“Colleagues came from Africa, from the Caribbean Islands, from India, Japan and many other places. There were a lot of us bound together by our mutual experiences of living along the border…I felt close to them even though they were living in faraway places. They seemed to be my relatives, even if the colour of their skins was different from mine. I realized then that the world was not monolingual. It was thereafter that I wrote my first Meänkieli novel – in my own tongue.” (Page 8 of the Foreward of the Hungarian version of Bengt Pohjanen’s The Smuggler King’s Son from 2011).

Despite being educated in Swedish and having to rediscover his mother tongue as a young adult, almost every aspect of his body of work demonstrates that, for Pohjanen, Meänkieli takes priority over the other languages.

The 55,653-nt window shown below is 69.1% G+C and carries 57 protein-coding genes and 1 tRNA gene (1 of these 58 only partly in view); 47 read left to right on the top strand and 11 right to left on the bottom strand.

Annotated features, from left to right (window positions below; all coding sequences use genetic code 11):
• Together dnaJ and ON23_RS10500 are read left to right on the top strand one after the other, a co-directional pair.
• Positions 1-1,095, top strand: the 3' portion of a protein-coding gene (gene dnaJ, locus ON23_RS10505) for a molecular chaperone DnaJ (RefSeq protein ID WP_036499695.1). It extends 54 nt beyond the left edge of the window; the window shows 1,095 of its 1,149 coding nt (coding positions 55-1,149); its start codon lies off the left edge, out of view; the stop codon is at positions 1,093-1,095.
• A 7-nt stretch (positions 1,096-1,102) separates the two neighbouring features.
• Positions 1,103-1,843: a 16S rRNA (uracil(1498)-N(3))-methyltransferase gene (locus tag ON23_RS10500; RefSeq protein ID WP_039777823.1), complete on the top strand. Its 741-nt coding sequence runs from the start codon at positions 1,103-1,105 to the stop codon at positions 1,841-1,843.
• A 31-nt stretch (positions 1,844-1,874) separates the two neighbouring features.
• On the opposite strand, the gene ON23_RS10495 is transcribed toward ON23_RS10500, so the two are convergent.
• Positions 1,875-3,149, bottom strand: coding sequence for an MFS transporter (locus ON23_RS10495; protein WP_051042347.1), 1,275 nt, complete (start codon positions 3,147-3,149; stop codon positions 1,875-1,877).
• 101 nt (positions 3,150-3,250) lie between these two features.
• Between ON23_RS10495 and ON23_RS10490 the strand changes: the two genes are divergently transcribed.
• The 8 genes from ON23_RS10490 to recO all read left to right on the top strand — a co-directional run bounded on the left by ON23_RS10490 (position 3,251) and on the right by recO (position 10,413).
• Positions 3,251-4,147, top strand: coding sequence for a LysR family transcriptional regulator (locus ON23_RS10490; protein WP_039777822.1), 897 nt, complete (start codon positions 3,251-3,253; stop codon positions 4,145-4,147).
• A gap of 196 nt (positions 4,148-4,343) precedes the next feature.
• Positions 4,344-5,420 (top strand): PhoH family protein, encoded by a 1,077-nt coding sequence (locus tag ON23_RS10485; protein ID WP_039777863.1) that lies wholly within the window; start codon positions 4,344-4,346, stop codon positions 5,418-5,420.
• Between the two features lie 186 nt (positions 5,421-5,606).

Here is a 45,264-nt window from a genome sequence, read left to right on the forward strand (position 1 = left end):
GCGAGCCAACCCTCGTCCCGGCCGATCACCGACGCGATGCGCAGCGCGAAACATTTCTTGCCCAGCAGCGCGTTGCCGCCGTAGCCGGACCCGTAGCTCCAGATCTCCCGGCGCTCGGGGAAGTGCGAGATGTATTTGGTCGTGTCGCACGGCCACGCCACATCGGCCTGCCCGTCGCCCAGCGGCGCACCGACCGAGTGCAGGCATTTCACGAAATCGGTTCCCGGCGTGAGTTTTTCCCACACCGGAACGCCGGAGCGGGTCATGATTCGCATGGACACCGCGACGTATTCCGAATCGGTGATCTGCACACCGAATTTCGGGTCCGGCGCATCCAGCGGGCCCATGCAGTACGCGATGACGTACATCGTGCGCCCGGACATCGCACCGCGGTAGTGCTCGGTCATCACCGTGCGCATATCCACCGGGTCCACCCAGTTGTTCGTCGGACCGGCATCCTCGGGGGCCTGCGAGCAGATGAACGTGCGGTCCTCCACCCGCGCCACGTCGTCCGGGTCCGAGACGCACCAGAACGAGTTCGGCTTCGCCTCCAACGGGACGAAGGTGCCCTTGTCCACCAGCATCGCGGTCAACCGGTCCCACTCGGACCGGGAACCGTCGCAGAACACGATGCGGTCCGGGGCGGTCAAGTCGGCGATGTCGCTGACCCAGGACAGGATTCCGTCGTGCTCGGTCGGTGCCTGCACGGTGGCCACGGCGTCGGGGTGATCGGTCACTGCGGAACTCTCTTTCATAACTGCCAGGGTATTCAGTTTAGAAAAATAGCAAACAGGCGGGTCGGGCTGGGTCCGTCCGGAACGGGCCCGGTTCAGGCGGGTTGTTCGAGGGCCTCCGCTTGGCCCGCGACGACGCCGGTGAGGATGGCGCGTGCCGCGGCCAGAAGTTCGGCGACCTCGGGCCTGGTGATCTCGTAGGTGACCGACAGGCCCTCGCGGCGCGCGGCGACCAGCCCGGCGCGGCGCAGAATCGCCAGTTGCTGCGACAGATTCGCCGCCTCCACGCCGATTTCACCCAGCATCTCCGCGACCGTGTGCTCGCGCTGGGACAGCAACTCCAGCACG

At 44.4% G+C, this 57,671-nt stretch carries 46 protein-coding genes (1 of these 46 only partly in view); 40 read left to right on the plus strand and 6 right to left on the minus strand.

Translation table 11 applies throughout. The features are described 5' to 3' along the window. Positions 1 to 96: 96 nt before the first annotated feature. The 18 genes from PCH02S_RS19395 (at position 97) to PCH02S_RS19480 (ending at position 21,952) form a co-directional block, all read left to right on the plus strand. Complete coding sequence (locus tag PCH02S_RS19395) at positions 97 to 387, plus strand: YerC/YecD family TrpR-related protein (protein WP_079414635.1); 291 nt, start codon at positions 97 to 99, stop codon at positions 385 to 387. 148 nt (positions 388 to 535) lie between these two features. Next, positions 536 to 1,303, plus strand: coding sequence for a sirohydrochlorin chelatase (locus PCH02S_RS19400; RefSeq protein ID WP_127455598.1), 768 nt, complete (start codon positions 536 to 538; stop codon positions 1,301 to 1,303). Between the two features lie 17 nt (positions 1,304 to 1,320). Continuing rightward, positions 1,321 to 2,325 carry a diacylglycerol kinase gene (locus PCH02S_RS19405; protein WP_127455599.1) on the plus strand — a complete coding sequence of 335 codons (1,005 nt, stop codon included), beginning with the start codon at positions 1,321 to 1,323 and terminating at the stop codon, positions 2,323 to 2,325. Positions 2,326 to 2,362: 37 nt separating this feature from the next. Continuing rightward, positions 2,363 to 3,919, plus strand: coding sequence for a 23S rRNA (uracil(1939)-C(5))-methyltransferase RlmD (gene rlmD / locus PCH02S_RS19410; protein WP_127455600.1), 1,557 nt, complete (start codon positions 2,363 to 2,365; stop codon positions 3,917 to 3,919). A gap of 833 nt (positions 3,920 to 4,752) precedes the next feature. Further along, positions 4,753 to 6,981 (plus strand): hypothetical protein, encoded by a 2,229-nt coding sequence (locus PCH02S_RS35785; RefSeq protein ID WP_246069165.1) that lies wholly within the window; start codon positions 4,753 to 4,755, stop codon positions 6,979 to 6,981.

First novel in Meänkieli

Pohjanen is very versatile in that his work spans many different genres, including novels, poems, lyrics, essays, dramas, feuilletons, texts for musicals, short stories, as well as translations into, for example, English, German, French, Russian, Livonian and Karelian.

Pohjanen is also the author of the first novel ever written in Meänkieli: Lyykeri, from 1985 (The Luger), as well as the first drama Kuutot, from 1987 (The Kuutto Family). His work suggests that literature can provide the individual with the opportunity to share in the culture of their own people or ethnic group as well as their collective memory. He does not hide away from telling people about the marginalisation of the Meänkieli culture in Sweden and Finland. Other key themes include the individual’s experience in sharing the same fate or being different, as well as strategies used by minorities in societies which exclude them.

Creating a past: Literature reclaiming history